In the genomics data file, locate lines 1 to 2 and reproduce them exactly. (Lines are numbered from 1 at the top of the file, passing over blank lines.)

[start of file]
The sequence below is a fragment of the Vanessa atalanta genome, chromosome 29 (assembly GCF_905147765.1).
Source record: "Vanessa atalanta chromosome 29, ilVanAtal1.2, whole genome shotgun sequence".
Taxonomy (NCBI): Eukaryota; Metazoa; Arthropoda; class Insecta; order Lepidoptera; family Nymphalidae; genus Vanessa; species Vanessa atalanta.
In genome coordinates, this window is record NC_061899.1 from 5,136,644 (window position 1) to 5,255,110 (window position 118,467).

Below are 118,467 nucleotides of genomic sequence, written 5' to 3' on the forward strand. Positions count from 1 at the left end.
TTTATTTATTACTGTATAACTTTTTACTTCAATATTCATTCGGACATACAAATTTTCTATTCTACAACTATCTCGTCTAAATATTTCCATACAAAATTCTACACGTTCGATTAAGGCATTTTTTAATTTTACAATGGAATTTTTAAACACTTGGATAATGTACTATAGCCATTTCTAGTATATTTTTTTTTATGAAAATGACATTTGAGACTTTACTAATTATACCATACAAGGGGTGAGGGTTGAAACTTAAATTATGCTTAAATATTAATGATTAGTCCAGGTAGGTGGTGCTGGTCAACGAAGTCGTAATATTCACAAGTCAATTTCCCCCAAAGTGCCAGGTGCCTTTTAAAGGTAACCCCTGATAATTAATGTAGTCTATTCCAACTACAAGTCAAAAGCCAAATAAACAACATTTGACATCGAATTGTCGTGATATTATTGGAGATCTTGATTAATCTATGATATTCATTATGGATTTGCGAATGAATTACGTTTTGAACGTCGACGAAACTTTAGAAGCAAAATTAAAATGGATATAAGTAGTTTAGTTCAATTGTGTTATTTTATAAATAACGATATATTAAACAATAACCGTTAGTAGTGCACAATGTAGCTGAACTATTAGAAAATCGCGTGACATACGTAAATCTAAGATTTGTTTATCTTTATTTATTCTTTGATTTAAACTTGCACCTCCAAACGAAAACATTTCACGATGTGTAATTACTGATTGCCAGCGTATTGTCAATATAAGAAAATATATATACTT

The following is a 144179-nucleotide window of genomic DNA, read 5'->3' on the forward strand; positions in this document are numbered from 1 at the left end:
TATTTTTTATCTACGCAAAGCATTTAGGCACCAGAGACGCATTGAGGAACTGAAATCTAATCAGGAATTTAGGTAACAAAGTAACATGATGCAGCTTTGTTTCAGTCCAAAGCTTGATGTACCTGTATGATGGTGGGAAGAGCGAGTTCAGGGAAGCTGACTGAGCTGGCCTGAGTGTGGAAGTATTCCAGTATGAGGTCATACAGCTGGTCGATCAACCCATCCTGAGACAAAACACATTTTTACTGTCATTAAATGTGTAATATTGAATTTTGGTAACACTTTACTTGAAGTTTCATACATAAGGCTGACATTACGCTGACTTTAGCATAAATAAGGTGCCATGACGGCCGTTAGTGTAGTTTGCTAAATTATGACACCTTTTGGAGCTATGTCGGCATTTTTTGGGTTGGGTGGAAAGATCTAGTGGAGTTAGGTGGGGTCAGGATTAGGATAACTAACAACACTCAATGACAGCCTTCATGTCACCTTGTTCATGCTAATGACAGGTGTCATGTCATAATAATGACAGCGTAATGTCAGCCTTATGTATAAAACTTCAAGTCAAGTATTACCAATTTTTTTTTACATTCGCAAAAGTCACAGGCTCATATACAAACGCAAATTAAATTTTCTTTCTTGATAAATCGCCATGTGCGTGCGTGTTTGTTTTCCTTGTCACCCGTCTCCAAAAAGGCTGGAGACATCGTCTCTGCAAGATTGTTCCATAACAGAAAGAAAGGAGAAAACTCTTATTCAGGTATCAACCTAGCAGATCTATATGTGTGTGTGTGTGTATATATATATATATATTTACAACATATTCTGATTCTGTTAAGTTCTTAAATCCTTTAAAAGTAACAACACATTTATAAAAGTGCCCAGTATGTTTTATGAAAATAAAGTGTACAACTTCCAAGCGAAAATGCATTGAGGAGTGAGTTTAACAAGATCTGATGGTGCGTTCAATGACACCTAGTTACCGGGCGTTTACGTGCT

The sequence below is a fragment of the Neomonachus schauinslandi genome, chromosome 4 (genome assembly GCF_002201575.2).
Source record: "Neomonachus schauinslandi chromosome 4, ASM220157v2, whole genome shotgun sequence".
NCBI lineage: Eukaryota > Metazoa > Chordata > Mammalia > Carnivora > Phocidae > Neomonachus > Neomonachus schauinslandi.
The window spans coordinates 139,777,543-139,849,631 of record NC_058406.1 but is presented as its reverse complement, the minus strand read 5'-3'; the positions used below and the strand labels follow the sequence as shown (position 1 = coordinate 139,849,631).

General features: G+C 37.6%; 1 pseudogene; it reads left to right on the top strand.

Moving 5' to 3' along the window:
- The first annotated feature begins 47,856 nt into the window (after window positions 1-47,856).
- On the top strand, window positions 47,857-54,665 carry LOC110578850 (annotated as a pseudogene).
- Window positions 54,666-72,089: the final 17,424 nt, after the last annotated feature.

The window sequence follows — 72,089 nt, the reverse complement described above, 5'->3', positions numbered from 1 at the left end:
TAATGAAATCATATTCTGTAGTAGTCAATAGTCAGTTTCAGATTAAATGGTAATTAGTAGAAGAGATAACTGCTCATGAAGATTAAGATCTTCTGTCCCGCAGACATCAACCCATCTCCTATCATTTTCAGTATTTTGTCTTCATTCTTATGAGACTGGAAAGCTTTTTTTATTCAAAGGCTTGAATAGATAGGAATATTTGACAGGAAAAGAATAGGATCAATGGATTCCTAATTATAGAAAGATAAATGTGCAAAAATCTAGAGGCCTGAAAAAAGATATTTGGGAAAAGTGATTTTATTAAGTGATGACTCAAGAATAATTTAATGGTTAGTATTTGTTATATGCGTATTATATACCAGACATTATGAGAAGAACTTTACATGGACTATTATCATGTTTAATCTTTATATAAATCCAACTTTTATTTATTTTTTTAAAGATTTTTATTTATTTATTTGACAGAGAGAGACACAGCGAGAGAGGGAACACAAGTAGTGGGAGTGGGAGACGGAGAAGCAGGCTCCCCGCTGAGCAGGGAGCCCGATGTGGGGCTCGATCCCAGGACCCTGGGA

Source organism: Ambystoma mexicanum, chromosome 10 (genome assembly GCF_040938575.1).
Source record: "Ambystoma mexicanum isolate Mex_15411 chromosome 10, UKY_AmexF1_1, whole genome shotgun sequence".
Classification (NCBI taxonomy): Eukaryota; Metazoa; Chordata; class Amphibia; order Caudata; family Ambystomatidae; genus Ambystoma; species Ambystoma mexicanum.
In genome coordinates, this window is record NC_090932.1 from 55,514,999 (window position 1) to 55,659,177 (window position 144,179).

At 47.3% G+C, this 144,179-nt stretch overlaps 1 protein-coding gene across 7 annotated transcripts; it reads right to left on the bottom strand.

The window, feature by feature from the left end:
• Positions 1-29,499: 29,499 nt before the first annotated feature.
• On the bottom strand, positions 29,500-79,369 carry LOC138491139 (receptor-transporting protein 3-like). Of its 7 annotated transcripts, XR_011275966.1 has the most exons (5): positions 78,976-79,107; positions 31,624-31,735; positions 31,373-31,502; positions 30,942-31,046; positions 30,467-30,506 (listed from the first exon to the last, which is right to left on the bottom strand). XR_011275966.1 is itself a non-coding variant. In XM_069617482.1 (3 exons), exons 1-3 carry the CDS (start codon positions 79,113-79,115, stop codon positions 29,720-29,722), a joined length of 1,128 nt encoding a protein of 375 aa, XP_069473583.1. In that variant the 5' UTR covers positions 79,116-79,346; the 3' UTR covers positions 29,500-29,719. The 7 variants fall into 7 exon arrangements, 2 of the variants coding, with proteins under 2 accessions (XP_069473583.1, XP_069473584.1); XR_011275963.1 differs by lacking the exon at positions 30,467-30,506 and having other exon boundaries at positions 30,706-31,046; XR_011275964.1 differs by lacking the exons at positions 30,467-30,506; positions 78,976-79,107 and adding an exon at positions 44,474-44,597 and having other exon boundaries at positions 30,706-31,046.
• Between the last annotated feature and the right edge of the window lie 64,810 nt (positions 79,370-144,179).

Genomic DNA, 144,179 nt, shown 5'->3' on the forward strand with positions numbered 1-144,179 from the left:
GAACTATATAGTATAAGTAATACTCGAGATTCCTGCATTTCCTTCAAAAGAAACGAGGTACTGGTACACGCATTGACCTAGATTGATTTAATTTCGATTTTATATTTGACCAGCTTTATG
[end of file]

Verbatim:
The sequence below is a fragment of the Vanessa atalanta genome, chromosome 29 (assembly GCF_905147765.1).
Source record: "Vanessa atalanta chromosome 29, ilVanAtal1.2, whole genome shotgun sequence".